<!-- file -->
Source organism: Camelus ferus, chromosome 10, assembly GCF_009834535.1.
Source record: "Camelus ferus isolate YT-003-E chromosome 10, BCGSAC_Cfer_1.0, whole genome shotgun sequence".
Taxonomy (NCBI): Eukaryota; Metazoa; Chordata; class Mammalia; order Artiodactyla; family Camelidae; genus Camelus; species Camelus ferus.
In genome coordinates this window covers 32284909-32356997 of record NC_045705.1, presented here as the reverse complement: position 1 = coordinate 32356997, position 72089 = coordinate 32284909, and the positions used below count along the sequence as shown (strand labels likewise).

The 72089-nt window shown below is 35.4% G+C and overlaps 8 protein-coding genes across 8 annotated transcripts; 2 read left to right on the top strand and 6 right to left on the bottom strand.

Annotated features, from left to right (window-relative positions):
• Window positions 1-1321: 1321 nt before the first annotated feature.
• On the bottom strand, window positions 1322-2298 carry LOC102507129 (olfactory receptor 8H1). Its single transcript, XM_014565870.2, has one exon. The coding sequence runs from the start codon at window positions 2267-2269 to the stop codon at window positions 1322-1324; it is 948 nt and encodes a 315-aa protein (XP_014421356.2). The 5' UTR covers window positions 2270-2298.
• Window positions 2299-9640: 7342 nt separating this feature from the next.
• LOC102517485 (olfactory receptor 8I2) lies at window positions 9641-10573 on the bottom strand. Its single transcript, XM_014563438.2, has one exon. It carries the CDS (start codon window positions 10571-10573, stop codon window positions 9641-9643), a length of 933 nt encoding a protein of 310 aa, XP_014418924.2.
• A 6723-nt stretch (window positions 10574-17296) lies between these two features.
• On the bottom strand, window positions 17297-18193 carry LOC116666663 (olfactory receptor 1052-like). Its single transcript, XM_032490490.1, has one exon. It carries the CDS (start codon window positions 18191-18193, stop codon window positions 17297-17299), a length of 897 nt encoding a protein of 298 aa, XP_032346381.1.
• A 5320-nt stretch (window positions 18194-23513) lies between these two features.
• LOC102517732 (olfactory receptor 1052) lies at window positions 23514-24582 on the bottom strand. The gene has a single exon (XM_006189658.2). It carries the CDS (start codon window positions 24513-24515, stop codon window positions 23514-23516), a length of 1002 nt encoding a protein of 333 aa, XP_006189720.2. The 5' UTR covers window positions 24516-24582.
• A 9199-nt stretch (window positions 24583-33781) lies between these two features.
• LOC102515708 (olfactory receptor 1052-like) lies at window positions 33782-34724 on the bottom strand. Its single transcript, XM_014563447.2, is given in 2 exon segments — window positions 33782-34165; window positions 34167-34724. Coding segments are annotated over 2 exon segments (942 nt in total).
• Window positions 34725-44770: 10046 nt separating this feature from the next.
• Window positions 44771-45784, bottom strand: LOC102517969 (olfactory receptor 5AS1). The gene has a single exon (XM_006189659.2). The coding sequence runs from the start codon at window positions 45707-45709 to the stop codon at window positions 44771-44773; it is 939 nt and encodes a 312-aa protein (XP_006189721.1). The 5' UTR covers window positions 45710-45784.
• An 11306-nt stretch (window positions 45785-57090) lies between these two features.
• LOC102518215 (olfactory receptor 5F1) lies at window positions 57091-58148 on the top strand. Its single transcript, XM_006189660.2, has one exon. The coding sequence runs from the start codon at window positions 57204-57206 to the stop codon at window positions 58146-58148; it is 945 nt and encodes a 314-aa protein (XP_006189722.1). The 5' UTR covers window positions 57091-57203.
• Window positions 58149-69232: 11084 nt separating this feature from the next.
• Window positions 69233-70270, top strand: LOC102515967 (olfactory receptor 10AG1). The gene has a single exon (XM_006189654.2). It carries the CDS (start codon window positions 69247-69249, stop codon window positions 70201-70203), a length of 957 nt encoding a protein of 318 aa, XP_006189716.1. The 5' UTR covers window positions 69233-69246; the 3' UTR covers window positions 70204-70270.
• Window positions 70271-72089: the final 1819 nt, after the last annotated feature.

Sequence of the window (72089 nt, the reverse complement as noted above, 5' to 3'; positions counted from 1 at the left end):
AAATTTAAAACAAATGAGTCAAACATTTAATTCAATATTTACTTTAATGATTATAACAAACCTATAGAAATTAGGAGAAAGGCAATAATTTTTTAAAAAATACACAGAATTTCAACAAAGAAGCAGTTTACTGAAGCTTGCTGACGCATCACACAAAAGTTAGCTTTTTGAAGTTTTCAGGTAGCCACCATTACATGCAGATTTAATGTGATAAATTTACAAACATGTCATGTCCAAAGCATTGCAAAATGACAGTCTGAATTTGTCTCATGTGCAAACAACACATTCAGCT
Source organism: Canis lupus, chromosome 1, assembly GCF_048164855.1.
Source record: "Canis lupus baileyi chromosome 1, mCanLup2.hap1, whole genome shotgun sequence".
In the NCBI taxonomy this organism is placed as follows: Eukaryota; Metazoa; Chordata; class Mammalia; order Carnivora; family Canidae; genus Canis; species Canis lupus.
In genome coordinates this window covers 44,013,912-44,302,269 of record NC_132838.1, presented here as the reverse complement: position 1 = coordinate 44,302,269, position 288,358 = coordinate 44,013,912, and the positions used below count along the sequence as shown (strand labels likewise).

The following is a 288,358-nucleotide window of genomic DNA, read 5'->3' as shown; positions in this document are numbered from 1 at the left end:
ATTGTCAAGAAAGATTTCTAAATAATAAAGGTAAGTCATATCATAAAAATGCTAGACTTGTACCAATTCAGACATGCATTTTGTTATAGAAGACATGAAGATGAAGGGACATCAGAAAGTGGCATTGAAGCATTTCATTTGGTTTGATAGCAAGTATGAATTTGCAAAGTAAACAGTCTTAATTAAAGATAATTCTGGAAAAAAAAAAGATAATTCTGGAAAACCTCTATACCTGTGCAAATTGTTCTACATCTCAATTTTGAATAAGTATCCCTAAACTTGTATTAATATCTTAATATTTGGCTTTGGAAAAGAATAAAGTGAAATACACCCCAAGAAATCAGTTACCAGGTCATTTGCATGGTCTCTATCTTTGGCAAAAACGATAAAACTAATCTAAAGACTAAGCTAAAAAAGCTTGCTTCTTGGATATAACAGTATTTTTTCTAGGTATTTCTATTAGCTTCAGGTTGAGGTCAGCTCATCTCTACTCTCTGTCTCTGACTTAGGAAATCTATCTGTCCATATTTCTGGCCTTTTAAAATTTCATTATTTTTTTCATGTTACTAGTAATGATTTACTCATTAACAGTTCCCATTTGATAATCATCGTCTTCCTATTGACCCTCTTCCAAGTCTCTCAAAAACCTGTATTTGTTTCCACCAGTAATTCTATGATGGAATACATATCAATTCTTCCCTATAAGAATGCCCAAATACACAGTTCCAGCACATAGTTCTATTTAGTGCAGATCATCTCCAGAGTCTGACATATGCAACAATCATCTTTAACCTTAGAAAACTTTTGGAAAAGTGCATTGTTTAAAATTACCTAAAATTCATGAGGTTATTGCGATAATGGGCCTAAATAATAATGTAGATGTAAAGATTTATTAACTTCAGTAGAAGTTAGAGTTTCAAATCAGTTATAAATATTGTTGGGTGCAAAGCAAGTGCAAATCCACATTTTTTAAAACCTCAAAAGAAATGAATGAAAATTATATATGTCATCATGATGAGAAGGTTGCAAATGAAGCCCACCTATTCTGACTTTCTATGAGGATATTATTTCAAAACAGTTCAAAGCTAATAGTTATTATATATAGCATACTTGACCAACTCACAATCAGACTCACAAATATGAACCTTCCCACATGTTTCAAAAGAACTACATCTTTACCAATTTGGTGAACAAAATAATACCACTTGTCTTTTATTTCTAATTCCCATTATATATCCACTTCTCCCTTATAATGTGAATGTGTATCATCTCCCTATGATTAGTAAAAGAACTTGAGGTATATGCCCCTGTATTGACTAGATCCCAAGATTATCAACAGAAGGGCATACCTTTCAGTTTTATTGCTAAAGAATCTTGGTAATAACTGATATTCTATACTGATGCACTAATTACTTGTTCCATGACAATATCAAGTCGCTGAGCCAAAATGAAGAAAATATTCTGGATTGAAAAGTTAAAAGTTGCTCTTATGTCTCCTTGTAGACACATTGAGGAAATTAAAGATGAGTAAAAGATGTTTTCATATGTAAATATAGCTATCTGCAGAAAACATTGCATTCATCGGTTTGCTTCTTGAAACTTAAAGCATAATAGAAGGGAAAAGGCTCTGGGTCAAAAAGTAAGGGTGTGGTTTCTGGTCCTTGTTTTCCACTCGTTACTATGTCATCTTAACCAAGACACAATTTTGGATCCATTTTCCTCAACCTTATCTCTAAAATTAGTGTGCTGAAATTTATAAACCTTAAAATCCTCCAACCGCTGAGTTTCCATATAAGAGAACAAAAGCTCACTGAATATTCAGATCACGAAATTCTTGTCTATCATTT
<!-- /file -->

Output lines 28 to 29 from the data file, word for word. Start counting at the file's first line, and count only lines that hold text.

In the NCBI taxonomy this organism is placed as follows: Eukaryota; Metazoa; Chordata; class Mammalia; order Carnivora; family Canidae; genus Canis; species Canis lupus.
In genome coordinates this window covers 44,013,912-44,302,269 of record NC_132838.1, presented here as the reverse complement: position 1 = coordinate 44,302,269, position 288,358 = coordinate 44,013,912, and the positions used below count along the sequence as shown (strand labels likewise).